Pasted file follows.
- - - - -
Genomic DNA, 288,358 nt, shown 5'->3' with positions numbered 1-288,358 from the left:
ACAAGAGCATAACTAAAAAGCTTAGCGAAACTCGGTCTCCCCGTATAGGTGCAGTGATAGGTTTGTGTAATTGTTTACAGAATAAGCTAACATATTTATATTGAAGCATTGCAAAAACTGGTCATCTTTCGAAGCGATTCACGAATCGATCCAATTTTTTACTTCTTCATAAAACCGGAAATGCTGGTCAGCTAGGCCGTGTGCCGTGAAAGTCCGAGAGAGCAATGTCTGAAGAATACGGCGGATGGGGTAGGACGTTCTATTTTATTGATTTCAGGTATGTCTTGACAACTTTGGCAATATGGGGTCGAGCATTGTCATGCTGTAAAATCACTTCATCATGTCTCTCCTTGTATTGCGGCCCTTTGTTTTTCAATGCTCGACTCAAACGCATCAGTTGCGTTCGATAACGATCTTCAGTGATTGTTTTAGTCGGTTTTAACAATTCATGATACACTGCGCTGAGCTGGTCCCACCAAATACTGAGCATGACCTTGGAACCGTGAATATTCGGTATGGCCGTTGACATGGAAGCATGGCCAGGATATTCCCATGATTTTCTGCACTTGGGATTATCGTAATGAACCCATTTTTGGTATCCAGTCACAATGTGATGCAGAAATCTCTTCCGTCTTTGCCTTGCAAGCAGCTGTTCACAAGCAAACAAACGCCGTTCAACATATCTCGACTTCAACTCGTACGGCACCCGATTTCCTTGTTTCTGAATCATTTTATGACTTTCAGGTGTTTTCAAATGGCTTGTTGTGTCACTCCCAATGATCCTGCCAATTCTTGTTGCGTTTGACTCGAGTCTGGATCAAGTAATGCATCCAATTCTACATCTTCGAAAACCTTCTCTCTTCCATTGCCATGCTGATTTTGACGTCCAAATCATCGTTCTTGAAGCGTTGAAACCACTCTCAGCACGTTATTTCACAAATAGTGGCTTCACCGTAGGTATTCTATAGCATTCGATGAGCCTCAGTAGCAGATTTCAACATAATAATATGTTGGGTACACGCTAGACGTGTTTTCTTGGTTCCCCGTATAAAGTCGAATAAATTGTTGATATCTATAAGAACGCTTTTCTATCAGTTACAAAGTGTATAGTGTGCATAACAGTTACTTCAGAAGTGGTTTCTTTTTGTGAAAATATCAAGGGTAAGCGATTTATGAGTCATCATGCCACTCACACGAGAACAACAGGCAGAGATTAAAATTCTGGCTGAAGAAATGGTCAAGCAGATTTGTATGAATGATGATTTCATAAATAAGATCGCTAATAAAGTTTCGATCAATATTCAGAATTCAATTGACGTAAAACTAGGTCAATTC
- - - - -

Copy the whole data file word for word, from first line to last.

Genomic DNA, 288,358 nt, shown 5'->3' with positions numbered 1-288,358 from the left:
ACAAGAGCATAACTAAAAAGCTTAGCGAAACTCGGTCTCCCCGTATAGGTGCAGTGATAGGTTTGTGTAATTGTTTACAGAATAAGCTAACATATTTATATTGAAGCATTGCAAAAACTGGTCATCTTTCGAAGCGATTCACGAATCGATCCAATTTTTTACTTCTTCATAAAACCGGAAATGCTGGTCAGCTAGGCCGTGTGCCGTGAAAGTCCGAGAGAGCAATGTCTGAAGAATACGGCGGATGGGGTAGGACGTTCTATTTTATTGATTTCAGGTATGTCTTGACAACTTTGGCAATATGGGGTCGAGCATTGTCATGCTGTAAAATCACTTCATCATGTCTCTCCTTGTATTGCGGCCCTTTGTTTTTCAATGCTCGACTCAAACGCATCAGTTGCGTTCGATAACGATCTTCAGTGATTGTTTTAGTCGGTTTTAACAATTCATGATACACTGCGCTGAGCTGGTCCCACCAAATACTGAGCATGACCTTGGAACCGTGAATATTCGGTATGGCCGTTGACATGGAAGCATGGCCAGGATATTCCCATGATTTTCTGCACTTGGGATTATCGTAATGAACCCATTTTTGGTATCCAGTCACAATGTGATGCAGAAATCTCTTCCGTCTTTGCCTTGCAAGCAGCTGTTCACAAGCAAACAAACGCCGTTCAACATATCTCGACTTCAACTCGTACGGCACCCGATTTCCTTGTTTCTGAATCATTTTATGACTTTCAGGTGTTTTCAAATGGCTTGTTGTGTCACTCCCAATGATCCTGCCAATTCTTGTTGCGTTTGACTCGAGTCTGGATCAAGTAATGCATCCAATTCTACATCTTCGAAAACCTTCTCTCTTCCATTGCCATGCTGATTTTGACGTCCAAATCATCGTTCTTGAAGCGTTGAAACCACTCTCAGCACGTTATTTCACAAATAGTGGCTTCACCGTAGGTATTCTATAGCATTCGATGAGCCTCAGTAGCAGATTTCAACATAATAATATGTTGGGTACACGCTAGACGTGTTTTCTTGGTTCCCCGTATAAAGTCGAATAAATTGTTGATATCTATAAGAACGCTTTTCTATCAGTTACAAAGTGTATAGTGTGCATAACAGTTACTTCAGAAGTGGTTTCTTTTTGTGAAAATATCAAGGGTAAGCGATTTATGAGTCATCATGCCACTCACACGAGAACAACAGGCAGAGATTAAAATTCTGGCTGAAGAAATGGTCAAGCAGATTTGTATGAATGATGATTTCATAAATAAGATCGCTAATAAAGTTTCGATCAATATTCAGAATTCAATTGACGTAAAACTAGGTCAATTC